Drew comes home from work, helps me put my bags in the car. He gives me one of his hugs and I start to cry. In full melodrama, I tell him I don’t think I can do this. I feel terrible. Why do I have to be sick now, of all times? Where is the justice in life? What is the point of it all anyway?
He handles my meltdown perfectly, gently, reassuringly, understandingly. He doesn’t embarrass me for being emotional or chide me for being sad. We are, after all, kindred, sensitive souls. He knows just what to say. He always does.
I sit waiting in his passenger seat, sniffling and sneezing and whining to myself while he gets his teeth cleaned at the dentist. When he returns to the car around 12:40, we are off like lightning to the very same airport I left from the weekend previous for a wedding in Atlanta. He drops me off at Departures. Goodbye again, for what seems like the 5th time this month. I rush inside to make my 1:45 flight. Life is increasingly strange and exciting and exhausting and constantly moving forward.
Security, shoes off, no, I don’t have a laptop. Hurry up and wait. I board a tiny plane. I love picking a song to properly accompany the sensation of leaving the ground. And I know no one will ever ask, but Cream’s “I Feel Free” is about as perfect a Takeoff Song as could be.
And while we’re on that note, let it be known that I consider “Astronaut” by Gregory Alan Isakov to be one of the most romantic songs a person could write. But nobody ever really asks each other questions like that, in life, in social situations, though I wish they would. I wish it were considered normal, to delve into the soul on a regular basis. I need that, to feel healthy and whole, that kind of connection, to spend time with people who crave and indulge intellectual exploration. When I go too long without it, spend my days in surface-level interactions, I begin to unravel, lose my sense of self and purpose.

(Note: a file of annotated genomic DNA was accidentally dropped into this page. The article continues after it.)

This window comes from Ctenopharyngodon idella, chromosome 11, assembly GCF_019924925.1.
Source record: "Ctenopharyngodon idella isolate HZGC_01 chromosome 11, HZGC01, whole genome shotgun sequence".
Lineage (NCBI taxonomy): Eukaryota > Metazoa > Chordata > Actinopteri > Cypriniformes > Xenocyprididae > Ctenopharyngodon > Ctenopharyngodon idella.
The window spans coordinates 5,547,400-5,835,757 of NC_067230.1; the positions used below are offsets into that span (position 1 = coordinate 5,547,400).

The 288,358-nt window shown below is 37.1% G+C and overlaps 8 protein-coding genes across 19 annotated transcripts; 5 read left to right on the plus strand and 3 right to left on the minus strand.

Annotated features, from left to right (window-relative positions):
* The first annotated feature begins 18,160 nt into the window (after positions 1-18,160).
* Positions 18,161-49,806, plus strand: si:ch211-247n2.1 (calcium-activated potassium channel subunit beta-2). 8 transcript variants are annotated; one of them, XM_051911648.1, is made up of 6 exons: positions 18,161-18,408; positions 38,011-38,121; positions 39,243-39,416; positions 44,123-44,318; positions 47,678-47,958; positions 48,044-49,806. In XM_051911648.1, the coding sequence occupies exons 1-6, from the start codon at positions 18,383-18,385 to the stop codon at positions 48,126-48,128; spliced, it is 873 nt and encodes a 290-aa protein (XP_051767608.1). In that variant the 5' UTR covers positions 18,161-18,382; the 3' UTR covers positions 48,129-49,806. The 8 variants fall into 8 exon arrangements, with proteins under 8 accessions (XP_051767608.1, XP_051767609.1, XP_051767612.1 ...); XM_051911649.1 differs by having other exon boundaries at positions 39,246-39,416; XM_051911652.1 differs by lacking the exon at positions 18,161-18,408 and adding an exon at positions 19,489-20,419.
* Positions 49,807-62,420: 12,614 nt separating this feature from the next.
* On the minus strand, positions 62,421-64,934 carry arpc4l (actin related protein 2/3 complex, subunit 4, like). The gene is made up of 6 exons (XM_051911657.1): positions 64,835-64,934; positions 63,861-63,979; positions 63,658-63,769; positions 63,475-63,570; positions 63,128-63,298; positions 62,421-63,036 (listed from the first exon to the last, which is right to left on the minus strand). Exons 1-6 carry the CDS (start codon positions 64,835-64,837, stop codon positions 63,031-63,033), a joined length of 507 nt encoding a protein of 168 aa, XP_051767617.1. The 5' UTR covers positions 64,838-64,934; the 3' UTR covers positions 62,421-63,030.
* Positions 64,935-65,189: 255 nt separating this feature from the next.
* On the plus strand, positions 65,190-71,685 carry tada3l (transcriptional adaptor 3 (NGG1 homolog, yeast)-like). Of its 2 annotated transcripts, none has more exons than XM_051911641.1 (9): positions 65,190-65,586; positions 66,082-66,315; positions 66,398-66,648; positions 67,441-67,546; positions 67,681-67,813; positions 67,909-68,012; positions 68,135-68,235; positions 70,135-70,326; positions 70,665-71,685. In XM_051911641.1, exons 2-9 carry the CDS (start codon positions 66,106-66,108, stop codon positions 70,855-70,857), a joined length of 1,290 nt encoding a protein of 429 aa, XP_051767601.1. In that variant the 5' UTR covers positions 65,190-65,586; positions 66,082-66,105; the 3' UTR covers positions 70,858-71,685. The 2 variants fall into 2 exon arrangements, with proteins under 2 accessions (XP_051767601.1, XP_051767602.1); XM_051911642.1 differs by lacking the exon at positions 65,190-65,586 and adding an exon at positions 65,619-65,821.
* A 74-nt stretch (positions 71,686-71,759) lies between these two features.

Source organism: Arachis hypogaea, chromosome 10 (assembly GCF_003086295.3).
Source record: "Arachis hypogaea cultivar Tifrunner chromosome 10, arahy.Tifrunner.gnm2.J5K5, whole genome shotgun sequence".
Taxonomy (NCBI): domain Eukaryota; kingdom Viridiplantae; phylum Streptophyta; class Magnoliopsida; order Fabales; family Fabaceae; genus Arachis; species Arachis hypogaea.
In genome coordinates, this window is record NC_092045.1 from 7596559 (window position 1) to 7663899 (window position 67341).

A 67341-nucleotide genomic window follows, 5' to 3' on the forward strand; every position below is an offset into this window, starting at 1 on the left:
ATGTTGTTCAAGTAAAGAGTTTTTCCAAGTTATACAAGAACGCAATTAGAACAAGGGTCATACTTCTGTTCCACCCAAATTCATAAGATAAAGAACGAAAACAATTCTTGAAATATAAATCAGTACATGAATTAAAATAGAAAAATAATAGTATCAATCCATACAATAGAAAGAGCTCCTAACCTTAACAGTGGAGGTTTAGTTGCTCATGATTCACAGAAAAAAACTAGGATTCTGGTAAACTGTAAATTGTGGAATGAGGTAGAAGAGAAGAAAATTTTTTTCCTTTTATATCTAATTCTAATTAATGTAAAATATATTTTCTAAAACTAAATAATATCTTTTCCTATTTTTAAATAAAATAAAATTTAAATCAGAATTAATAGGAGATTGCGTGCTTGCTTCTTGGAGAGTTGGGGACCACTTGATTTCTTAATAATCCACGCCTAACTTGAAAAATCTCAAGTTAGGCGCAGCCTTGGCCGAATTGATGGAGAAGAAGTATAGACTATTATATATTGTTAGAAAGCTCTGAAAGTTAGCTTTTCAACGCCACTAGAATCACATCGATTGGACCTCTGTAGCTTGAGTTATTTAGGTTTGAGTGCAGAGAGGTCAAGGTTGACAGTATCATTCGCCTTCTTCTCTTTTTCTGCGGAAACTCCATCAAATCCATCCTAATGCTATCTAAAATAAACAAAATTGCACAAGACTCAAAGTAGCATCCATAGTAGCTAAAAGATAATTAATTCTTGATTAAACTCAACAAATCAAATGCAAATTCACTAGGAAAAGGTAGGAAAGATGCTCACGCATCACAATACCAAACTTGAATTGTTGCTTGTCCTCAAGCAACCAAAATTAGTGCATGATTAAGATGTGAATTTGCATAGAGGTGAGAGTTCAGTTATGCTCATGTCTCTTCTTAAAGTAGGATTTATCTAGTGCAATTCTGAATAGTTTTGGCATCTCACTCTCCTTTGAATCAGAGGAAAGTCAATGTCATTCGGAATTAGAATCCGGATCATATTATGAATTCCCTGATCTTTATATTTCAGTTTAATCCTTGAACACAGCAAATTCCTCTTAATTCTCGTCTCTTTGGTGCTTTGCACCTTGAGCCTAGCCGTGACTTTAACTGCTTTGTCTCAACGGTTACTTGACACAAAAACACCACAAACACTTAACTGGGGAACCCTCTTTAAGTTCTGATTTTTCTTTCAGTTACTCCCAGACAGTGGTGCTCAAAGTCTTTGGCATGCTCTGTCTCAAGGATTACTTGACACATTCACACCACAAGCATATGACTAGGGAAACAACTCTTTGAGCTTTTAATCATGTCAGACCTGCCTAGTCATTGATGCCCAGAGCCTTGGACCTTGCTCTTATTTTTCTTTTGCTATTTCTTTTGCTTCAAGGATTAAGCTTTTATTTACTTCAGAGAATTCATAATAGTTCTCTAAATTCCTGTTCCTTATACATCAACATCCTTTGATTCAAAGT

(And I’m just now realizing, that’s what my writing is – the answers to questions no one will ever ask which I nevertheless feel compelled to answer. And that’s why, to stay sane and functional and whole, I must write.)
I get a window seat, which is the only way being in such close proximity to other humans is bearable for me. It means instead of suffocating in my own Agoraphobia, I spend the entire flight marveling at reality. I think about how I am sitting in a seat in the sky, floating through towering puffy white clouds bigger than the aircraft I inhabit! What beauty and brilliance! I wish I could jump out the window into the clouds. They look so friendly. I gaze downward, enchanted with the scenery below.
From here, everything looks perfect, quaint, idyllic, like a miniature model. Tiny toy houses, tiny broccoli trees. Only it’s real. A million roads I’ve never driven, dry riverbeds cut their way deep into the ground, sprawling out in different directions. It’s the kind of sight that makes me wonder if we’re all just living in someone’s painting. I would like that. And perhaps, in a way, we are.
These are my thoughts on airplanes. I do well up there, in the clouds, because my mind spends most of its time there anyway. But the inevitable landing grounds me, back to the harsh reality. The landing is always my least-favorite part.